FlhA provides the adaptor for coordinated delivery of late flagella building blocks to the type III secretion system.Bange, G., Kummerer, N., Engel, C., Bozkurt, G., Wild, K., Sinning, I.
(2010) Proc Natl Acad Sci U S A 107: 11295-11300
- PubMed: 20534509
- DOI: 10.1073/pnas.1001383107
- Primary Citation of Related Structures:
- PubMed Abstract:
Flagella are the bacterial organelles of motility and can play important roles in pathogenesis. Flagella biosynthesis requires the coordinated export of huge protein amounts from the cytosol to the nascent flagellar structure at the cell surface and employs a type III secretion system (T3SS) ...
Flagella are the bacterial organelles of motility and can play important roles in pathogenesis. Flagella biosynthesis requires the coordinated export of huge protein amounts from the cytosol to the nascent flagellar structure at the cell surface and employs a type III secretion system (T3SS). Here we show that the integral membrane protein FlhA from the gram-positive bacterium Bacillus subtilis acts as an adaptor for late export substrates at the T3SS. The major filament protein (flagellin) and the filament-cap protein (FliD) bind to the FlhA cytoplasmic domain (FlhA-C) only in complex with their cognate chaperones (FliS and FliT). To understand the molecular details of these interactions we determined the FlhA-C crystal structure at 2.3 A resolution. FlhA-C consists of an N-terminal linker region, three subdomains with a novel fold, and a disordered region essential for the adaptor function. We show that the export protein FliJ associates with the linker region and modulates the binding properties of FlhA-C. While the interaction of FliD/FliT is enhanced, flagellin/FliS is not affected. FliJ also keeps FliT associated with FlhA-C and excess of FliT inhibits binding of FliD/FliT, suggesting that empty FliT chaperones stay associated with FliJ after export of FliD. Taken together, these results allow to propose a model that explains how the T3SS may switch from the stoichiometric export of FliD to the high-throughput secretion of flagellin.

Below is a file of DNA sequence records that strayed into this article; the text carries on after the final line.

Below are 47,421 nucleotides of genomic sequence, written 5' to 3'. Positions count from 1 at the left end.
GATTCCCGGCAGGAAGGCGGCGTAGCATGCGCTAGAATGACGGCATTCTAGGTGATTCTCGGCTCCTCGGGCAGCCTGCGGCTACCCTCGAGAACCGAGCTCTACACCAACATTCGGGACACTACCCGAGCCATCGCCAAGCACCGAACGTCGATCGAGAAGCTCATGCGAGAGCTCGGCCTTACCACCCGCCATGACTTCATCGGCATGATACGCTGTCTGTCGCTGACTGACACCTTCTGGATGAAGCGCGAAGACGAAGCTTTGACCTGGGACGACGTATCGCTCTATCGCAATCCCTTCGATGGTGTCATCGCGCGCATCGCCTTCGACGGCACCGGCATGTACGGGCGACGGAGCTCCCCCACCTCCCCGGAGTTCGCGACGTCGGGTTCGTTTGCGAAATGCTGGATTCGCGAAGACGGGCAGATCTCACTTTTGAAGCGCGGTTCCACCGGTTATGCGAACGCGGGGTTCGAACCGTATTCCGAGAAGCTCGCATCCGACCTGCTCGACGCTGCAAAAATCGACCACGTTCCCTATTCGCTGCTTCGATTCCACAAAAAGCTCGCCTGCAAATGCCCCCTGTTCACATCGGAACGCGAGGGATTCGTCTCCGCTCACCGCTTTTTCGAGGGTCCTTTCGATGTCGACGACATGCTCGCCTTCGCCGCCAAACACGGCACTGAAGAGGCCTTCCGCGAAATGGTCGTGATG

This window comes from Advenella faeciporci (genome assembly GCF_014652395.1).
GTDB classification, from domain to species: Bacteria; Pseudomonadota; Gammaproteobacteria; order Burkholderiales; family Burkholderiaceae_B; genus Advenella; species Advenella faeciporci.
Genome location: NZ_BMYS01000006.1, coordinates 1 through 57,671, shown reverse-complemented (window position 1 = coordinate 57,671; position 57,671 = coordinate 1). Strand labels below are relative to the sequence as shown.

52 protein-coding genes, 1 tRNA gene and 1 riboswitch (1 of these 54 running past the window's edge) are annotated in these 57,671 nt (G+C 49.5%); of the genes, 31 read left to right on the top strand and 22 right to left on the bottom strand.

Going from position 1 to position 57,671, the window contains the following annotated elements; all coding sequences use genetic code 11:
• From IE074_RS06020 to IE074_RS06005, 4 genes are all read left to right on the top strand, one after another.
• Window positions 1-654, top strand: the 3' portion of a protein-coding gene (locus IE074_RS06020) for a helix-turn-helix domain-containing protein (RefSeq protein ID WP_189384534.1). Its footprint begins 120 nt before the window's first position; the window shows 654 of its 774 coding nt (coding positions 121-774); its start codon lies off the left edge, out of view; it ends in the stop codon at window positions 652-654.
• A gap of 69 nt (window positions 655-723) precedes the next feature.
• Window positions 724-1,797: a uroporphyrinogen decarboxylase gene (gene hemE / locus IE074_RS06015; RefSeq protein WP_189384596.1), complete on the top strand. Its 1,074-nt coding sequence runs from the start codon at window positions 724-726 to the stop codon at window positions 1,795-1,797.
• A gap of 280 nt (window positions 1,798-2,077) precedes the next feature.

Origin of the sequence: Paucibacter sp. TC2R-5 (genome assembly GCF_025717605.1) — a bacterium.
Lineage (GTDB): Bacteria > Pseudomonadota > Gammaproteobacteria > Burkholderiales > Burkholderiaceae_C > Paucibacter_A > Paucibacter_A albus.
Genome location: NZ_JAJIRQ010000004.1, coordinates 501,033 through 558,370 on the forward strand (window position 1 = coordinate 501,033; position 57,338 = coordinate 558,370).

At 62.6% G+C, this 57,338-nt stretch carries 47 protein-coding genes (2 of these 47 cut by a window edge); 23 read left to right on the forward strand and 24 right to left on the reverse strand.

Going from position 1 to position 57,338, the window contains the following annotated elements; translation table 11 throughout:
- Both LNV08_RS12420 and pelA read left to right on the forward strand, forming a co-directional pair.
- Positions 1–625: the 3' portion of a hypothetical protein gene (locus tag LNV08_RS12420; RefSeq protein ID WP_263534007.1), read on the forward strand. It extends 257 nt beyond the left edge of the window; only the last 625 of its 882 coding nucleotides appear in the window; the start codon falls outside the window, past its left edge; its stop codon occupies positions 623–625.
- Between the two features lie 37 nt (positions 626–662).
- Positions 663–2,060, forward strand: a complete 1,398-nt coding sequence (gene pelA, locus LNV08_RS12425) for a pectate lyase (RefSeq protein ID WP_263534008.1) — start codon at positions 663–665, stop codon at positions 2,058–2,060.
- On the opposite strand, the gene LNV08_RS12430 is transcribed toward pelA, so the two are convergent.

Biochemie-Zentrum der Universität Heidelberg, INF328, 69120 Heidelberg, Germany.